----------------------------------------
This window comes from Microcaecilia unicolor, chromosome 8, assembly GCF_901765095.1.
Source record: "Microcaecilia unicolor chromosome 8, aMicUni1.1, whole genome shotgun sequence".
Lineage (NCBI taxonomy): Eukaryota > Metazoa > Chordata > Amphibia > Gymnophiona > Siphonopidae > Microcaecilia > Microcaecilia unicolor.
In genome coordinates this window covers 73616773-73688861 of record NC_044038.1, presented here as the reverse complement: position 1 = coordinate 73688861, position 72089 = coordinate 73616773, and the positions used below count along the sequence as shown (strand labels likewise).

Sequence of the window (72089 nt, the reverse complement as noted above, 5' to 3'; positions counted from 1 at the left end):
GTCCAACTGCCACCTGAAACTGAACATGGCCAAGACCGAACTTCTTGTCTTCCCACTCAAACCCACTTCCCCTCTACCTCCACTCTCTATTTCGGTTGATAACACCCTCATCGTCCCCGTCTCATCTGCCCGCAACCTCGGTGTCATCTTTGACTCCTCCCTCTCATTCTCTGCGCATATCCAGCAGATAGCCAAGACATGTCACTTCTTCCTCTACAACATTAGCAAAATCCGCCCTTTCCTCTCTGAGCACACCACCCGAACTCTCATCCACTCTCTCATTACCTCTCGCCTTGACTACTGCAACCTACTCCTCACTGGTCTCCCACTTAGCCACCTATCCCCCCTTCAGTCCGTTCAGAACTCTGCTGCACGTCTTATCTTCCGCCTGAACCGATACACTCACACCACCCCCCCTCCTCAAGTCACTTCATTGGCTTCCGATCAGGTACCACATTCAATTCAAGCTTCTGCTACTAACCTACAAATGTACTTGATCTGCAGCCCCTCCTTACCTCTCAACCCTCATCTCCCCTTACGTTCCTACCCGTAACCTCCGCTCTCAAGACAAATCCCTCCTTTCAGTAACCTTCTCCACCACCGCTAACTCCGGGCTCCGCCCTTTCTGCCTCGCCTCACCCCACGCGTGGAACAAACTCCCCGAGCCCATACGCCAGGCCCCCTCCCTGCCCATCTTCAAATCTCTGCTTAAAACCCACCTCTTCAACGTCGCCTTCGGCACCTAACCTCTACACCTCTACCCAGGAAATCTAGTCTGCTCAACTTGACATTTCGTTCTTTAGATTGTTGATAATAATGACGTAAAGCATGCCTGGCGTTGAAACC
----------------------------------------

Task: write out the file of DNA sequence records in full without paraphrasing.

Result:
This window comes from Microcaecilia unicolor, chromosome 8, assembly GCF_901765095.1.
Source record: "Microcaecilia unicolor chromosome 8, aMicUni1.1, whole genome shotgun sequence".
Lineage (NCBI taxonomy): Eukaryota > Metazoa > Chordata > Amphibia > Gymnophiona > Siphonopidae > Microcaecilia > Microcaecilia unicolor.
In genome coordinates this window covers 73616773-73688861 of record NC_044038.1, presented here as the reverse complement: position 1 = coordinate 73688861, position 72089 = coordinate 73616773, and the positions used below count along the sequence as shown (strand labels likewise).

Sequence of the window (72089 nt, the reverse complement as noted above, 5' to 3'; positions counted from 1 at the left end):
GTCCAACTGCCACCTGAAACTGAACATGGCCAAGACCGAACTTCTTGTCTTCCCACTCAAACCCACTTCCCCTCTACCTCCACTCTCTATTTCGGTTGATAACACCCTCATCGTCCCCGTCTCATCTGCCCGCAACCTCGGTGTCATCTTTGACTCCTCCCTCTCATTCTCTGCGCATATCCAGCAGATAGCCAAGACATGTCACTTCTTCCTCTACAACATTAGCAAAATCCGCCCTTTCCTCTCTGAGCACACCACCCGAACTCTCATCCACTCTCTCATTACCTCTCGCCTTGACTACTGCAACCTACTCCTCACTGGTCTCCCACTTAGCCACCTATCCCCCCTTCAGTCCGTTCAGAACTCTGCTGCACGTCTTATCTTCCGCCTGAACCGATACACTCACACCACCCCCCCTCCTCAAGTCACTTCATTGGCTTCCGATCAGGTACCACATTCAATTCAAGCTTCTGCTACTAACCTACAAATGTACTTGATCTGCAGCCCCTCCTTACCTCTCAACCCTCATCTCCCCTTACGTTCCTACCCGTAACCTCCGCTCTCAAGACAAATCCCTCCTTTCAGTAACCTTCTCCACCACCGCTAACTCCGGGCTCCGCCCTTTCTGCCTCGCCTCACCCCACGCGTGGAACAAACTCCCCGAGCCCATACGCCAGGCCCCCTCCCTGCCCATCTTCAAATCTCTGCTTAAAACCCACCTCTTCAACGTCGCCTTCGGCACCTAACCTCTACACCTCTACCCAGGAAATCTAGTCTGCTCAACTTGACATTTCGTTCTTTAGATTGTTGATAATAATGACGTAAAGCATGCCTGGCGTTGAAACC